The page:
When New York couples divorce, they do so for many personal reasons. Those reasons can include affairs (also called infidelity or adultery) or long periods of separation within the marriage due to extended business trips by one marital partner. Other reasons may include an incompatibility about how to rear their children, manage their budget or keep their home. In addition to those personal reasons, couples pursuing a divorce typically reference specific grounds for the divorce in their paperwork.
Grounds for divorce are legally accepted reasons for splitting. One such reason for divorce is an irretrievable breakdown of the marital relationship. This is the basis for a no-fault divorce. To claim it, the couple should be able to demonstrate that the marriage has been, in practice, over for six months or more. They should also have clear understandings in place about the apportionment of any debt incurred by either party before or during the marriage, how property accrued during the marriage will be divided and how the custody and the support of the couple’s children will be handled.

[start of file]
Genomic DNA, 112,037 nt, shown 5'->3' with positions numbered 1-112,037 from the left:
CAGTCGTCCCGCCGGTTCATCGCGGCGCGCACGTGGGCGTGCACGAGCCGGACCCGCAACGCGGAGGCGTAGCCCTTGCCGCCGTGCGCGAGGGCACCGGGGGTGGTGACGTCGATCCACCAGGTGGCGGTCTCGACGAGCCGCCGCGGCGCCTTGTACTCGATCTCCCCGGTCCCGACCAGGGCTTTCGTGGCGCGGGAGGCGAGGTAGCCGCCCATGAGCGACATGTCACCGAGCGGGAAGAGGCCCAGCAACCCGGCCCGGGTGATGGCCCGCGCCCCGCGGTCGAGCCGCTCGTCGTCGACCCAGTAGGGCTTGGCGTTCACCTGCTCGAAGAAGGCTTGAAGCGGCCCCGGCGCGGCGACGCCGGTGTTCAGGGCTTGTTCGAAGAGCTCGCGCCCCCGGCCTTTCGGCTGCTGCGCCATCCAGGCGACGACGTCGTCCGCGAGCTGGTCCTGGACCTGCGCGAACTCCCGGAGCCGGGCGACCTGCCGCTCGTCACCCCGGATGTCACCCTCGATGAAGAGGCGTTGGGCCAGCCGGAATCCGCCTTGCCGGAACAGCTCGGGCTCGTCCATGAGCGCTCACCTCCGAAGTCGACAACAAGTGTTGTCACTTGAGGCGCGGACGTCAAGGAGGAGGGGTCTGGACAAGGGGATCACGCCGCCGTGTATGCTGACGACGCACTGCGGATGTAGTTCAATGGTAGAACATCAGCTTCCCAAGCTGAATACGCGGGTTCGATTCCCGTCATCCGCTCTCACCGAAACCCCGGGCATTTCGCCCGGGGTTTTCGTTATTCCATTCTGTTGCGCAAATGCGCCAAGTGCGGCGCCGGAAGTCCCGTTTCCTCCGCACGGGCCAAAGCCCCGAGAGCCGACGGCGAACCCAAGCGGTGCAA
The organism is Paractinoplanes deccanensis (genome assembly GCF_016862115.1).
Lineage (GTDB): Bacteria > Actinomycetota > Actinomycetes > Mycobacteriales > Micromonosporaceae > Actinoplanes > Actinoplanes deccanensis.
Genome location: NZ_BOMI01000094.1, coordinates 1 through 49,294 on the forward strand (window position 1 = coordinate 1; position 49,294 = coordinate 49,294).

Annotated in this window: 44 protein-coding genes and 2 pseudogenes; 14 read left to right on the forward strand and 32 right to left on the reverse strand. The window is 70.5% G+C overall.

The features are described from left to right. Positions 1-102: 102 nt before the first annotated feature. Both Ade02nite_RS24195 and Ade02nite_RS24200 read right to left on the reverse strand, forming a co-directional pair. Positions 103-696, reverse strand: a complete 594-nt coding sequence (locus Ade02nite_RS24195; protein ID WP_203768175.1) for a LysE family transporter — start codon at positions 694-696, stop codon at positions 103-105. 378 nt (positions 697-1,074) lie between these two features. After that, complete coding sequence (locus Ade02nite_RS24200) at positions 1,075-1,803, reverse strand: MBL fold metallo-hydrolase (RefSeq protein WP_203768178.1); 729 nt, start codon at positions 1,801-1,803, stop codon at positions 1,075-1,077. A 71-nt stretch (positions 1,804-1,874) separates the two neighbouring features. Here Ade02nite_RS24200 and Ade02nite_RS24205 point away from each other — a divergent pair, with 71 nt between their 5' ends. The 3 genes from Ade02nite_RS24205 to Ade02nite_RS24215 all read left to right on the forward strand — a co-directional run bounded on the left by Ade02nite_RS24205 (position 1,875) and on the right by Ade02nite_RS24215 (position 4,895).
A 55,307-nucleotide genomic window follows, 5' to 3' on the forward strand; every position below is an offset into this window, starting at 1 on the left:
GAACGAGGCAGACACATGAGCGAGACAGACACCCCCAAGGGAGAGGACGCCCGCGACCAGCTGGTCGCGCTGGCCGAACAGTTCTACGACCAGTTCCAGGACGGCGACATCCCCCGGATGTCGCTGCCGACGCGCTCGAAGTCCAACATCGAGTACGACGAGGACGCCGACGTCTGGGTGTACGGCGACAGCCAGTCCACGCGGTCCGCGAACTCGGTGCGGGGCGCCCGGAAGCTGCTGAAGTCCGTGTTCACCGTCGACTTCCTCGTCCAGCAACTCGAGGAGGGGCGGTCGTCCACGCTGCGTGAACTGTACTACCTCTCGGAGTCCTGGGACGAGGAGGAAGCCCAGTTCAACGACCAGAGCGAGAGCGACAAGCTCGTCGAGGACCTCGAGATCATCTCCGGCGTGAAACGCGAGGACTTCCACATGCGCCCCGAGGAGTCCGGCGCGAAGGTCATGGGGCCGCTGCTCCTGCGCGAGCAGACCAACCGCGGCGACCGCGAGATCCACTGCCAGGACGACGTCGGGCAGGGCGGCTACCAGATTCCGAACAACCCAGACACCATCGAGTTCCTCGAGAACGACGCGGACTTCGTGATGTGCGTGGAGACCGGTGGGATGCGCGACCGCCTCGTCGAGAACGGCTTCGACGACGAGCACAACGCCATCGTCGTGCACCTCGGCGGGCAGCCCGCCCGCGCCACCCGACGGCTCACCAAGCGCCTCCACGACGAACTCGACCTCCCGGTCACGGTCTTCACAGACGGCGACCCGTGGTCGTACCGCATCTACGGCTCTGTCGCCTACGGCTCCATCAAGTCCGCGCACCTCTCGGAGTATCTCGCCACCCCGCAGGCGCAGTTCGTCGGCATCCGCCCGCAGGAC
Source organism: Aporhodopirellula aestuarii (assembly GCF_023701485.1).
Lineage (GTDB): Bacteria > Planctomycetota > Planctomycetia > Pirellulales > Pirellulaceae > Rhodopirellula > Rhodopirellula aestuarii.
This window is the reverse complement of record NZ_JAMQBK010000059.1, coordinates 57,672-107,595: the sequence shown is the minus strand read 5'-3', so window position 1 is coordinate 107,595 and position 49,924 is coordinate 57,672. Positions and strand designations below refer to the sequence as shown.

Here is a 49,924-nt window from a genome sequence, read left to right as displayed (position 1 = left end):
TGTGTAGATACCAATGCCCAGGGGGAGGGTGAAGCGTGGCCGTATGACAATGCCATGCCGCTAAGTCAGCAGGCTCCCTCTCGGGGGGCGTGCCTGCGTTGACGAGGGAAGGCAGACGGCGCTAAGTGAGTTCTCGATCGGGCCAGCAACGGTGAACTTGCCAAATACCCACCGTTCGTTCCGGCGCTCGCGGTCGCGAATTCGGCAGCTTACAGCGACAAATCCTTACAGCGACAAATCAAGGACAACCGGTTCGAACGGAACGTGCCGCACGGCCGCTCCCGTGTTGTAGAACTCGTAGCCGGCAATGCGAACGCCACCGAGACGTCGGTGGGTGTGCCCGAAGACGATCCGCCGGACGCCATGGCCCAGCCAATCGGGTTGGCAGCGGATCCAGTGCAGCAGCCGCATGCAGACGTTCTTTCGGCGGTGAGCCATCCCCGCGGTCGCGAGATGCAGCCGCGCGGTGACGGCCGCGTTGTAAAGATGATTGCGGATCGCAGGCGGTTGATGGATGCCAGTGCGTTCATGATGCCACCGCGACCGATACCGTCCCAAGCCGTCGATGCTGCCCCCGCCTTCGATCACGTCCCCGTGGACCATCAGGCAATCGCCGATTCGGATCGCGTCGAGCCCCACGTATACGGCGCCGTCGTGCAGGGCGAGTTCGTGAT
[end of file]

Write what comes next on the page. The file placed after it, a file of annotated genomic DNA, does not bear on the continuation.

If the couple has lived apart for a full year they may be eligible for to claim divorce after a legal separation or divorce after a judgment of separation as their grounds for divorce. Both of those grounds have very specific requirements in addition to the couple having been separated for a year. One marital partner being away from the other for a year may also constitute abandonment, another ground for divorce.
Of course, adultery is a ground for divorce in New York, as is cruel and inhumane treatment, which can be physical or mental. One marital partner being in prison can also be a ground for divorce.